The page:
Maureen F. McHugh's collection continually conjured up the word "solid" and not in a patronizing way that one might use that word to politely describe an artistic effort that follows all the rules yet fails to captivate one's attention or stimulate any of the other nerves in want of stimulation from art--but in the sense that it was taken in as a dose of fresh air in comparison to cripplingly overworked prose and/or gimmickry-qua-formal-innovation that functions as a blanket to cover the hollowed out innards of "the story."

As much as I really do love innovative, acrobatic prose--replete with highly varied word choice and a striving for originality at the level of the sentence and the overall tonal vision--I also find myself able to see the value in the simple sentence (when put to good narrative use, of course). This calls to mind something I read recently as part of George Saunders' preface to the latest edition of his debut collection CivilWarLand In Bad Decline:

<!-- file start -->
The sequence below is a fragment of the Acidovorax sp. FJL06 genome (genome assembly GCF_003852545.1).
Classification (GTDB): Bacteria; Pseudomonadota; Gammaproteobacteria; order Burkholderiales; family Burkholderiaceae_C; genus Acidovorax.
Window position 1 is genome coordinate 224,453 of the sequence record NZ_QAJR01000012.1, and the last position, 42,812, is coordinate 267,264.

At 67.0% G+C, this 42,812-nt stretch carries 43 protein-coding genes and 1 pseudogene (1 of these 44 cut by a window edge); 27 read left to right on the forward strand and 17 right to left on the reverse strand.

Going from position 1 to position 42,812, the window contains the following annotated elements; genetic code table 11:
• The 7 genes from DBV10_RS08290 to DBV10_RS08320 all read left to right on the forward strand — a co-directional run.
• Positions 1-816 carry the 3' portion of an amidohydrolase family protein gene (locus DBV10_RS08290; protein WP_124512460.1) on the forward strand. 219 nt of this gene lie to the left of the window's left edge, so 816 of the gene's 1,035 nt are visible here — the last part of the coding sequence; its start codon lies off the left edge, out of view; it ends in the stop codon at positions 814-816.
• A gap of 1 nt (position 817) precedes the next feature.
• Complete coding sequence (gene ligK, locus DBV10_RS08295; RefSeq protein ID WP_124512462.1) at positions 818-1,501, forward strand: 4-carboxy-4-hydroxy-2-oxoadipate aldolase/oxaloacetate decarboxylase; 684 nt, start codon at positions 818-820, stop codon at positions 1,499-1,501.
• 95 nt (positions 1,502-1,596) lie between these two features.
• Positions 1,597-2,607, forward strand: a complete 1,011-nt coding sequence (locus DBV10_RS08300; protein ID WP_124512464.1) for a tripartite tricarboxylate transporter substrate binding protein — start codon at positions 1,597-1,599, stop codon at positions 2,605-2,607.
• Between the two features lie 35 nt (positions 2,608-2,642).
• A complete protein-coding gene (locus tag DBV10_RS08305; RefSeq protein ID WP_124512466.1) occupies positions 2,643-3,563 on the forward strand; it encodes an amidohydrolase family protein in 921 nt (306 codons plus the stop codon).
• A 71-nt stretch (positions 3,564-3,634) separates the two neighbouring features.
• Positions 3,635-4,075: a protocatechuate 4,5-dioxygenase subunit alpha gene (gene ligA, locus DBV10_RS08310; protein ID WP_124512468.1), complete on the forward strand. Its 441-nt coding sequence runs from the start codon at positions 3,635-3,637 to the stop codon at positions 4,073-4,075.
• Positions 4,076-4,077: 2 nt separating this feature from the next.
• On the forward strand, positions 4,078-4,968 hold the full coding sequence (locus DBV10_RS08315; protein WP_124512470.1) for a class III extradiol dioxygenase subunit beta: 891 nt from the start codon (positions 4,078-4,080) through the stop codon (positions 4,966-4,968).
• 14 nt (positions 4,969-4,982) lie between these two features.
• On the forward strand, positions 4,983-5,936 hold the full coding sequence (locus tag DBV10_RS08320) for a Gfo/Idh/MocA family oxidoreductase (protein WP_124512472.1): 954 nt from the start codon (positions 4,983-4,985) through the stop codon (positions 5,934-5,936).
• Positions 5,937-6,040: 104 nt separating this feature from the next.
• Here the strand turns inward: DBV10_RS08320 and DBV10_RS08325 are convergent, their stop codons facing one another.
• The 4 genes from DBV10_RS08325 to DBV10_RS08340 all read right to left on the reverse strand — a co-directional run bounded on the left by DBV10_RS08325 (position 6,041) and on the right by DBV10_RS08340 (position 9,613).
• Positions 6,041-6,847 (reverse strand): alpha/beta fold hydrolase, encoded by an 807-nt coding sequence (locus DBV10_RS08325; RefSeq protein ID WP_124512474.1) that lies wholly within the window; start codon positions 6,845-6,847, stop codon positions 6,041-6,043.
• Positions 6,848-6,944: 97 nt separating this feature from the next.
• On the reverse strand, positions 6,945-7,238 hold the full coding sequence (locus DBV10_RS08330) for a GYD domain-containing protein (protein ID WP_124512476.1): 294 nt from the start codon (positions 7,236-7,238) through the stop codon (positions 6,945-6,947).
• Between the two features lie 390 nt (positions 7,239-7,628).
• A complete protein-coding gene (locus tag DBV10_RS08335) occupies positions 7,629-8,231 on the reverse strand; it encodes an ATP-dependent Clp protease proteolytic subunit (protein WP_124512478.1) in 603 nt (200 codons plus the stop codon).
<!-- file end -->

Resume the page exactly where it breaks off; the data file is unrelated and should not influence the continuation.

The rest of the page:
In grad school I had grown suspicious of conventional literary beauty, wary of what I thought of as, for example, the literary triple descriptor: "Todd sat at the black table, the ebony plane, the dark-hued bearer of various glasses and plates, whose white, disk-shaped, saucer-like presences mocking his futility, his impotence, his inability to act."

Christ, I had come to feel, just say it: "Todd sat at the table."

This book also functions as a shock-to-the-system antidote to the naval-gazing narcissistic focus upon the singular character (often a poorly veiled stand-in for the writer) that is abundant in fiction and not merely in coming-of-age novels et al, but also in "innovative" short story collections. I recently posted a thought about this on a highly trafficked social networking site, which hyperbolically sums up this long-simmering feeling about the need for less singularly focused art: